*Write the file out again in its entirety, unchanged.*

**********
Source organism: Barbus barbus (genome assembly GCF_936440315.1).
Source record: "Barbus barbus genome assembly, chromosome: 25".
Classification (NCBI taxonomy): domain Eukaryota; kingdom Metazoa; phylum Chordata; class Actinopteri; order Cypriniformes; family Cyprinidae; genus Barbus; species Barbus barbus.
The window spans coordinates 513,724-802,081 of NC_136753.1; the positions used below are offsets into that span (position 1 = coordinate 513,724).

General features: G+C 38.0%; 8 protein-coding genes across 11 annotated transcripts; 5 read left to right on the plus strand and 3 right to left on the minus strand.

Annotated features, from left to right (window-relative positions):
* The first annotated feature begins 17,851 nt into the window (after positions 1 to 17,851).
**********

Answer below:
Source organism: Barbus barbus (genome assembly GCF_936440315.1).
Source record: "Barbus barbus genome assembly, chromosome: 25".
Classification (NCBI taxonomy): domain Eukaryota; kingdom Metazoa; phylum Chordata; class Actinopteri; order Cypriniformes; family Cyprinidae; genus Barbus; species Barbus barbus.
The window spans coordinates 513,724-802,081 of NC_136753.1; the positions used below are offsets into that span (position 1 = coordinate 513,724).

General features: G+C 38.0%; 8 protein-coding genes across 11 annotated transcripts; 5 read left to right on the plus strand and 3 right to left on the minus strand.

Annotated features, from left to right (window-relative positions):
* The first annotated feature begins 17,851 nt into the window (after positions 1 to 17,851).